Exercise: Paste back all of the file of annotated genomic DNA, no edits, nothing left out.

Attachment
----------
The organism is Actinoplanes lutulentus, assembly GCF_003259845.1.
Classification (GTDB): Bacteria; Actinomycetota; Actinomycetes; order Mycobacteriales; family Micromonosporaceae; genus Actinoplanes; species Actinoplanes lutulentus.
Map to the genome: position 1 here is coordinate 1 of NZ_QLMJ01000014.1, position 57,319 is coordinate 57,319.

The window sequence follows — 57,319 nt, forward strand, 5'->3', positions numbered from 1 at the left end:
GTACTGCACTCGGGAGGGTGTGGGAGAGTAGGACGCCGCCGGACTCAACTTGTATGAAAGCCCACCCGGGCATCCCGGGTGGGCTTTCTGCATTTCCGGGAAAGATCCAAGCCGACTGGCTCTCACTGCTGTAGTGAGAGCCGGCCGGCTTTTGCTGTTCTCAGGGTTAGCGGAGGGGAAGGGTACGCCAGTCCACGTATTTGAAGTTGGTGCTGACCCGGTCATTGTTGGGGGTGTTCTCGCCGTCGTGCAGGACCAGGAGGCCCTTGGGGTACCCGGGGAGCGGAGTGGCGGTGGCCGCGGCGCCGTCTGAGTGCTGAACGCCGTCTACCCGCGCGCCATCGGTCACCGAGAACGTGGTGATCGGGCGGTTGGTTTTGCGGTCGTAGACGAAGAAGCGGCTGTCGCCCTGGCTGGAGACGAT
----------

The organism is Actinoplanes lutulentus, assembly GCF_003259845.1.
Classification (GTDB): Bacteria; Actinomycetota; Actinomycetes; order Mycobacteriales; family Micromonosporaceae; genus Actinoplanes; species Actinoplanes lutulentus.
Map to the genome: position 1 here is coordinate 1 of NZ_QLMJ01000014.1, position 57,319 is coordinate 57,319.

The window sequence follows — 57,319 nt, forward strand, 5'->3', positions numbered from 1 at the left end:
GTACTGCACTCGGGAGGGTGTGGGAGAGTAGGACGCCGCCGGACTCAACTTGTATGAAAGCCCACCCGGGCATCCCGGGTGGGCTTTCTGCATTTCCGGGAAAGATCCAAGCCGACTGGCTCTCACTGCTGTAGTGAGAGCCGGCCGGCTTTTGCTGTTCTCAGGGTTAGCGGAGGGGAAGGGTACGCCAGTCCACGTATTTGAAGTTGGTGCTGACCCGGTCATTGTTGGGGGTGTTCTCGCCGTCGTGCAGGACCAGGAGGCCCTTGGGGTACCCGGGGAGCGGAGTGGCGGTGGCCGCGGCGCCGTCTGAGTGCTGAACGCCGTCTACCCGCGCGCCATCGGTCACCGAGAACGTGGTGATCGGGCGGTTGGTTTTGCGGTCGTAGACGAAGAAGCGGCTGTCGCCCTGGCTGGAGACGAT